Photo taken in:JonavaCountry name at time of photo:Russia pre 1917Country name today:Lithuania
This is my grandmother Shifra Birger. The picture was made in Jonava in the 1900s.
My ancestors are from a small Lithuanian town Jonava, located about 20 kilometers away from Kaunas. Jonava was very small, consisting of several streets. The population of town was mostly Jewish (editor's note: in the 1930s there were about 10 thousand Jews in Jonava). They mostly lived in the downtown area. There were their shops as well- grocery stores, cobbler and tailor shops. There were great carpenters in Jonava. Jonava cabinet-makers was famous all over Lithuania. Jews owned a small furniture mill. There was a match production workshop, where waste materials from furniture were used. There was square Liberty in the heart of the town. There were two big two-storied stone synagogues by the square. Apart Jews there were also Russians, mostly Old Believers who appeared in Jonava in the seventeenth century. Old believers lived in the suburbs. They mostly were farmers- tilled the land and bred cattle. They brought dairy products, potatoes and other vegetables in town. Poles and Lithuanians also lived in town, but there were not many of them.
Both- my paternal and maternal grandparents were cabmen. My paternal grandfather Samuel Iosif Birger was born in Jonava in the 1870s. I did not see Samuel Iosif as he died in late 1920s. My paternal grandmother Shifra was about five years younger than my grandfather. She had always been a housewife. She took care of the household and raised children. Both of my grandparents were illiterate, but very religious. None of them knew how to read in Ivrit, but they said prayers as they knew them by heart. The family was poor, but not indigent. Grandfather's earnings were enough for the family to get by. The Birgers had their own small house, consisting of three rooms, a kitchen and many larders. There was a big yard, where there was a stable with two - five horses, depending on the season. Grandfather took good care of them. Samuel Iosif did not get his children educated fairly thinking that there was no use in finishing lyceum to drive a cab with horses and transport people and luggage.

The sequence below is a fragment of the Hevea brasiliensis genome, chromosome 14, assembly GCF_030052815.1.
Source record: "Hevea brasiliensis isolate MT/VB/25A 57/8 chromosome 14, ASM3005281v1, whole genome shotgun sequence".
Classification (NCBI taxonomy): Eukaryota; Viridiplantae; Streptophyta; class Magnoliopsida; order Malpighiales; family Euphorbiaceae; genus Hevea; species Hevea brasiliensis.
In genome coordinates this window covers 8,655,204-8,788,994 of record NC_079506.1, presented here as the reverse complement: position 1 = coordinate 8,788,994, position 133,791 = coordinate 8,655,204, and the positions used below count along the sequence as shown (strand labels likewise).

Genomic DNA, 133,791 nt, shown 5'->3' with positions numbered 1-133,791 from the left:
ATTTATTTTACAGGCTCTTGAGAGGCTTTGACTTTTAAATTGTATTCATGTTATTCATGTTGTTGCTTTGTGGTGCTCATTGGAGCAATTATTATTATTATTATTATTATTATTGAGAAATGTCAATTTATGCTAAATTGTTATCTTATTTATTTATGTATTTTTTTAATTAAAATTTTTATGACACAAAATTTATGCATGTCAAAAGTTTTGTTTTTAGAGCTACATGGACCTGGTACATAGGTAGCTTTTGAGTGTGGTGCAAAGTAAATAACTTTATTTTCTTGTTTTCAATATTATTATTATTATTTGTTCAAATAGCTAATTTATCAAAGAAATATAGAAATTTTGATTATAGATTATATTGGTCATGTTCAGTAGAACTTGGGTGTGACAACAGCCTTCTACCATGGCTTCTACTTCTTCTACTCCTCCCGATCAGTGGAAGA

There were four children in the family of Samuel Iosif and Shifra: two daughters and two sons. Father's sister Leya was the closest in the family. She was five or six years younger than my father. Leya was the only one from the family who was literate. I do not know where she studied. She knew how to read and write in Yiddish and Russian. She read books and knew the rudiments of accounting. Leya married a local Jew Moishe Adashkis, who was in charge of fire-fighters' team of our town. Moshe, Leya and their children lived in a mansion by the fire-fighters' office and a garage with the only fire truck in town and all necessary fire-fighting equipment. Our house was right in front of Leya's one. I spent my childhood with my cousins- Rahmil and Etka, children of Leya and Moishe. Rahmil was one year older than me and Etka was about three years younger. When grandfather died, grandmother Shifra lived with Leya's family.
My father Gedali, born in 1900, was the eldest in the family. I do not know whether he went to cheder during his childhood. Even if he went there, his studies did not last long as my father was illiterate. Since young age he had helped grandfather groom the horses. He became the cabman at a rather young age after grandfather's death. He had to be the bread-winner of the family. He got married rather late, when he and mother was about thirty. It probably was due to the fact that he would not be able to provide for two families. Thus, he had to make sure that his younger siblings stood one's own feet.